This issue of National Security Science magazine explores the scientific and operational contributions Los Alamos National Laboratory is making to address climate change.
As I write this, the topic seems especially timely. I can look out my window and see the smoke from the nearby Cerro Pelado fire and the Hermits Peak/Calf Canyon fire, which is the largest wildfire in New Mexico history. Across the globe, India’s heat wave is the hottest on record in over 122 years. The ever-present and growing threat of climate change is not a problem any of us can ignore.
At the Lab, we are taking steps to achieve net-zero emissions by 2045. The commitment and follow-through required to meet this target will take a tremendous amount of dedication, focus, and adoption of new technology. Luckily, we have decades of experience in carbon capture and clean-energy technologies. We will change the energy we use, cars we drive, buildings we work in, gases used in programmatic work, and the vast web of our supply chain.
The energy we use comes from many sources, including coal, gas, hydroelectric, wind, and solar. Transitioning our energy profile away from fossil fuels to cleaner sources is key to reaching net-zero. Los Alamos is planning a 50-acre solar array as one of the first steps to change our energy profile. We are also working to integrate carbon capture technologies and a hydrogen fuel blend in our on-site gas turbine generator, and investing in efficient lighting systems and building controls to improve facility operations. Carbon neutrality can be achieved by transitioning our fleet, facilities, and operations away from fossil fuels and incorporating science-based technologies. This is where operations meets science, and where we truly shine.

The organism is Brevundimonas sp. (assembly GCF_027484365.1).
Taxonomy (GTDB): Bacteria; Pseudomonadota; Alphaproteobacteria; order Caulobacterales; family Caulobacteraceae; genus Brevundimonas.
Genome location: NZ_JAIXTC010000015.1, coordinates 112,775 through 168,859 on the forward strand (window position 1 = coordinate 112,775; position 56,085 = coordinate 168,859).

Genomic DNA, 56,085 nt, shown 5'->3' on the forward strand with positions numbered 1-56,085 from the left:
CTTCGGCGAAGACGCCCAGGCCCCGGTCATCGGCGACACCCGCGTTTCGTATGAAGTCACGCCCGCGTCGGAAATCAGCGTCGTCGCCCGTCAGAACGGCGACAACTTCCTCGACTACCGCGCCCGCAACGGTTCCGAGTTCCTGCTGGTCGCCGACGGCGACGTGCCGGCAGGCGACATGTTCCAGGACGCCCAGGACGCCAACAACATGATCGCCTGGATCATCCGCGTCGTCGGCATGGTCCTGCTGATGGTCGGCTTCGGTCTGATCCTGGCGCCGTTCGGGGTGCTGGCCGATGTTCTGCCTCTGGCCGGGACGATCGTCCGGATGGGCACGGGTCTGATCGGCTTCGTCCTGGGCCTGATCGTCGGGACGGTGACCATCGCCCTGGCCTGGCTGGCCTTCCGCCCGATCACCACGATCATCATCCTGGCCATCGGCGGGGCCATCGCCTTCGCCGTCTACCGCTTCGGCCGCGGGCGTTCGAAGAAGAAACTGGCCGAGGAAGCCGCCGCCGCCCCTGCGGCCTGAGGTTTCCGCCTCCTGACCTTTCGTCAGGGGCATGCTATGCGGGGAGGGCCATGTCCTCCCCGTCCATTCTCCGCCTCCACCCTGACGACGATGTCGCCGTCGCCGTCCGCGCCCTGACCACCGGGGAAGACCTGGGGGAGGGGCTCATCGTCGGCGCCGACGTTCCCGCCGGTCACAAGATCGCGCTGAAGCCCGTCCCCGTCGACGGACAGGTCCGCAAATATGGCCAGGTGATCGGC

In 2021, after more than 20 years at Los Alamos, I received the Department of Energy’s Sustainability Champion award. This was a rewarding moment, and I told my then-17-year-old daughter about our efforts that resulted in a reduction of energy use by more than 7 percent since 2015 and water consumption by more than 20 percent since 2007. She seemed unimpressed. Good thing I’m not ready to retire.
In this magazine, you will read about the research and initiatives Los Alamos is taking—from developing a global climate model of the Earth’s climatic future, to exploring geothermal energy, to studying how climate change affects the spread of disease. You will see how climate change threatens our national security and some of the many ways Los Alamos National Laboratory is protecting our nation and our planet. I hope you will join me in supporting and contributing to this essential and consequential endeavor. ★